Standing Room Only for Sunday 7 March 2021
12:16 Human rights lawyer Mervin Singham uses art as release
A key figure in the Royal Commission of Inquiry into Historical Abuse in State and in Faith-based Care helps to make sense of the stories of pain and anger through his art.
Executive Director Mervin Singham used the same release valve while in lockdown last year, and has just produced a book and accompanying art exhibition called my covid-19 bubble NARRATIVES.
The Malaysian-born, Human Rights lawyer, public servant and artist says he doesn't paint what is beautiful but simply what is. And his brightly-coloured canvases can disturb people.
Lynn Freeman asks Mervin what place art held in his childhood.
my covid-19 bubble NARRATIVES by Mervin Singham opens at Exhibitions Gallery in Welllington on March 11, and the book of the same name will be launched then too.
12:30 Prize-winning Dunedin playwright Emily Duncan
She also took out the award for Best Play by a Woman Playwright and the McNaughton South Island Play Award.
Just four months ago Emily received the Bruce Mason Playwriting Award, which recognises professional success in the career of the writer.
Emily's the co-founder of Dunedin-based Prospect Park Productions that's got a theatre show and a podcast on the go.
She talks with Lynn Freeman about & Sons. It's a verbal sparring match between Sandra, about to retire from her job in administration at a shoe factory, and Ed, who's taken over the business from his father.
The runner-up for the Adam New Zealand Play Award was Katy Wolfe's The Haka Party Incident, which we featured in last week's Standing Room Only.
12:43 Pioneering Kiwi nature photographer Olaf Petersen
A collection of tens of thousands of photographs by Kiwi photographer and photojournalist Olaf Petersen is one of five new additions to the New Zealand Memory of the World Register.
Most of Olaf's 50-thousand photographs - give or take - were taken between the 1930s to the 1980s. Many are of Auckland's West Coast beaches and birdlife over that time.
The Auckland War Memorial Museum's Pictorial Curator Shaun Higgins knows the collection better than most. In fact he's writing a book about Olaf Peterson whom he sees as Aotearoa New Zealand's pre-eminent 20th century nature photographer.
Lynn Freeman asks Shaun why it matters so much to have Olaf's collection inscribed on the UNESCO-New Zealand Memory of the World Register.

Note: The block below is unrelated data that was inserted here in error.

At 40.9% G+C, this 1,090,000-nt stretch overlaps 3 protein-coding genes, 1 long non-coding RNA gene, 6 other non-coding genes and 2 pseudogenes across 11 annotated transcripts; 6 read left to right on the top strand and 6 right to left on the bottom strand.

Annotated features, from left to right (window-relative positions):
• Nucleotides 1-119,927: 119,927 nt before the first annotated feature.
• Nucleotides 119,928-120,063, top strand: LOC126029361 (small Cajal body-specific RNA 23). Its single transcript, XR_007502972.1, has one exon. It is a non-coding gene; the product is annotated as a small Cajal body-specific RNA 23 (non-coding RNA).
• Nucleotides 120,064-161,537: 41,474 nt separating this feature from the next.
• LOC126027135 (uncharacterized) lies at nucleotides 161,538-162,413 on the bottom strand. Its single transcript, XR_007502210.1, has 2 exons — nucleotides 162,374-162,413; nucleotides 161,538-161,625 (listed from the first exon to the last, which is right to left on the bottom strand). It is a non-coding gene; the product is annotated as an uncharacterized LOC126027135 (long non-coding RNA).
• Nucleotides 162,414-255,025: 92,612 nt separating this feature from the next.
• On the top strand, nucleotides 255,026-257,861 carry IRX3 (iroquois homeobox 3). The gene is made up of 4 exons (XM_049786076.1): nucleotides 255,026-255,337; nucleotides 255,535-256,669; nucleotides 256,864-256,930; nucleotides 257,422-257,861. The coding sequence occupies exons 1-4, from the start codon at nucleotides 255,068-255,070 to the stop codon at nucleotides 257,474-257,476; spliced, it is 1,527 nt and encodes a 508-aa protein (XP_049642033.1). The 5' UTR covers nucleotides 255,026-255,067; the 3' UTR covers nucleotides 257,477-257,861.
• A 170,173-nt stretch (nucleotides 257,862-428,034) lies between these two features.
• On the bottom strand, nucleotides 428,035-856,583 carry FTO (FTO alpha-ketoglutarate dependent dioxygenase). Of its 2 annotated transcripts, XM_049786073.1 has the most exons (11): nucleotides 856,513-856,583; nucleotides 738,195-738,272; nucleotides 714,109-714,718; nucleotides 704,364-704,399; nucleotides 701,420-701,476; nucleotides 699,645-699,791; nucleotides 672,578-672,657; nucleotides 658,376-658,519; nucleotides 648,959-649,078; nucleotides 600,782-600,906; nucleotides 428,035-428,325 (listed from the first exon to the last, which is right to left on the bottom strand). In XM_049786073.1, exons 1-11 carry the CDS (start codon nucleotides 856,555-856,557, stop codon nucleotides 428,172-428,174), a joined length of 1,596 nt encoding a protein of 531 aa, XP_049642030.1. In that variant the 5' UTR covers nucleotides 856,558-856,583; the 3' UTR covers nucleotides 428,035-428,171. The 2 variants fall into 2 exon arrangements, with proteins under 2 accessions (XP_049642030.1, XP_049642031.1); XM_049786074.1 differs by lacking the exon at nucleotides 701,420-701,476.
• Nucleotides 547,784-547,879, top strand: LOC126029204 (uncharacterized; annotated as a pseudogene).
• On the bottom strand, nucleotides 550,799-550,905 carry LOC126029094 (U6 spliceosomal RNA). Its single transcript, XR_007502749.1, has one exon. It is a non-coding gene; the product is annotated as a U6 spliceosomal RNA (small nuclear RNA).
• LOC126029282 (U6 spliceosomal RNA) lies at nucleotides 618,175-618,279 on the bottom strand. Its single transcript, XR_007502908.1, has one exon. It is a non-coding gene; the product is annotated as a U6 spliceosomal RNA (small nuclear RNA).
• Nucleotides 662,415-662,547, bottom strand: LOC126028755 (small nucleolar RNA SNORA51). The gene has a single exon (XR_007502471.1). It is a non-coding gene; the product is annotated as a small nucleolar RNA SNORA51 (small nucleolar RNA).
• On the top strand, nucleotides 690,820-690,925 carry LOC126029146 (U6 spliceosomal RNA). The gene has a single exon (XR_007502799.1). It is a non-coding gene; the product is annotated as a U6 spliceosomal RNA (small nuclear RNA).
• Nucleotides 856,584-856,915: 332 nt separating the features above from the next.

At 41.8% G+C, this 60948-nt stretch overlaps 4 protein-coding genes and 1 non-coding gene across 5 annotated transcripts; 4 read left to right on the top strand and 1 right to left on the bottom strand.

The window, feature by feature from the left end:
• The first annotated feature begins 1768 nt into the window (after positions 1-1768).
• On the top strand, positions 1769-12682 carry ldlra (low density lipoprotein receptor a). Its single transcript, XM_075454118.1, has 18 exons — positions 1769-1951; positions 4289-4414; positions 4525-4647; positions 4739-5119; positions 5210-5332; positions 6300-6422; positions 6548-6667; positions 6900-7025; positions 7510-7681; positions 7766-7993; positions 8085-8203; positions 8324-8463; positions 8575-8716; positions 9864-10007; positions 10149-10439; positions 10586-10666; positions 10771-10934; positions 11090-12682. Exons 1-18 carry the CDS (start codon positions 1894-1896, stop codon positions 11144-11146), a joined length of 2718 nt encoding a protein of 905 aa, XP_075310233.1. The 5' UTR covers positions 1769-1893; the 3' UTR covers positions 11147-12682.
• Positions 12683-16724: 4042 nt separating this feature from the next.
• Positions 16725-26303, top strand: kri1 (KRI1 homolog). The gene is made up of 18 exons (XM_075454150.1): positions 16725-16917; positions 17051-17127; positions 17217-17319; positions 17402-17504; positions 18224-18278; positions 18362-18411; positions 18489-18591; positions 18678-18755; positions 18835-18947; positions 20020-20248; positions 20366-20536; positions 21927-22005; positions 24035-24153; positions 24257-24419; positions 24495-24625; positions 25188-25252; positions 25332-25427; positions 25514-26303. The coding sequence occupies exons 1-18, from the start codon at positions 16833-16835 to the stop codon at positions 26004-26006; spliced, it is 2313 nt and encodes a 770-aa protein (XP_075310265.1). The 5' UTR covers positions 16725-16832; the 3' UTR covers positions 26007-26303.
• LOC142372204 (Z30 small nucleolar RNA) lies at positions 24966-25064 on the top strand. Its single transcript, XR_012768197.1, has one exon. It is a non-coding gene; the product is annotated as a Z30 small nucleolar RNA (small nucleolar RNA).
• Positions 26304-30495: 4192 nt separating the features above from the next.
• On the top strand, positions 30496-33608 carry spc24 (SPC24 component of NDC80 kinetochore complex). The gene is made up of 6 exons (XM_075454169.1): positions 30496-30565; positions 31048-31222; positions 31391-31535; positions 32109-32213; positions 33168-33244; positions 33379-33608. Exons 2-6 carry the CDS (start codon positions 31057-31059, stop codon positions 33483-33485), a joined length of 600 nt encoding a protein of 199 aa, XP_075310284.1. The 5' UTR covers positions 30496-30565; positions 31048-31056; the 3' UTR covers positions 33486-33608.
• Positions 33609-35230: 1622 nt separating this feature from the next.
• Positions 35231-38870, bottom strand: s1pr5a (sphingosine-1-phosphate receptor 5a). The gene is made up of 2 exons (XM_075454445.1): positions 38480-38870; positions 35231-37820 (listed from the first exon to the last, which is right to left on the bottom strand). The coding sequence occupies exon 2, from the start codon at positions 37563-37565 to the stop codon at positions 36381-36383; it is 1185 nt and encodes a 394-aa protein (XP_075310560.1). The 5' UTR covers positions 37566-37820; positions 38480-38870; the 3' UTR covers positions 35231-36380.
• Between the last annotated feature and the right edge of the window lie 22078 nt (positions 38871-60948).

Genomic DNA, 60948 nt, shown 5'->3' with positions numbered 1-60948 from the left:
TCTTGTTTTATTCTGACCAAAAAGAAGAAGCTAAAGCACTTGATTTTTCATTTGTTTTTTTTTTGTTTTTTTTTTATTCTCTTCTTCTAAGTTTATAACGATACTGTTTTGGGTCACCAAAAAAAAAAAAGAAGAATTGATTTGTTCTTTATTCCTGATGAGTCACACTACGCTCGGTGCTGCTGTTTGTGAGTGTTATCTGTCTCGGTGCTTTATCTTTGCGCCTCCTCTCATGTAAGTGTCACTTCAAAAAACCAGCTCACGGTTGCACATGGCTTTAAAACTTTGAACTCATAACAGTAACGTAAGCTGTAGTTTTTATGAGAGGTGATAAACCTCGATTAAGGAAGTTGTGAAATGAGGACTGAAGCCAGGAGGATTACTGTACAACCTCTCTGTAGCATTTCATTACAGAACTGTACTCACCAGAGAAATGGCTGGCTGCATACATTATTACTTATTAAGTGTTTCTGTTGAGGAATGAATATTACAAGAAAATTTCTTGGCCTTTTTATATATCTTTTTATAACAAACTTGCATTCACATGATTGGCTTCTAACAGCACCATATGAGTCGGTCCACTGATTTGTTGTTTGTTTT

1:10 At The Movies
Simon Morris reviews the documentary Five Came Back. He also looks at Supernova, The Food Club and Never Too Late.
1:31 Poet/musician Nadia Freeman leads a new Asian Music Network
Helping Asian musicians to get more recognition - and more gigs - is the aim of the new Wellington Asian Music Network.
Co-founder is poet, singer and electronic music producer Nadia Freeman, who performs as Miss Leading.
Nadia describes her style as combining happy melodic beats with depressing poetry! She's returned home after living and performing in the UK for several years.
While in managed isolation she worked on a multi-sensory show Eat These Words that's about to premiere at the New Zealand Fringe in the Capital. It promises a tasty combination of poetry, music - and food.
Lynn Freeman asks Nadia Freeman why the need for the Wellington Asian Musicians Network.
Eat These Words opens March 11th at the Pyramid Club in Wellington as part of the New Zealand Fringe Festival.
1:45 The Porirua Arts Trail - dropping in on the region's artists
It happens just once every two years - the chance to see Porirua's artists in action, in their workshops and studios.
The Friends of Pātaka organise the Porirua Arts Trail, and this year around sixty have signed up.
Alongside the many established artists and craftspeople in the area north of Wellington will be newcomers, including students from Whitireia Polytechnic.
Lynn Freeman headed there to meet three expert artists in their fields. There's Moses Viliamu who's researching Tokelaun tattoos, and Kohai Grace who's with the Toi Poutama Weaving Collective. It also sees the return of multi- media artist, Michel Tuffery, who explained why he was so keen to get involved in the arts trail again.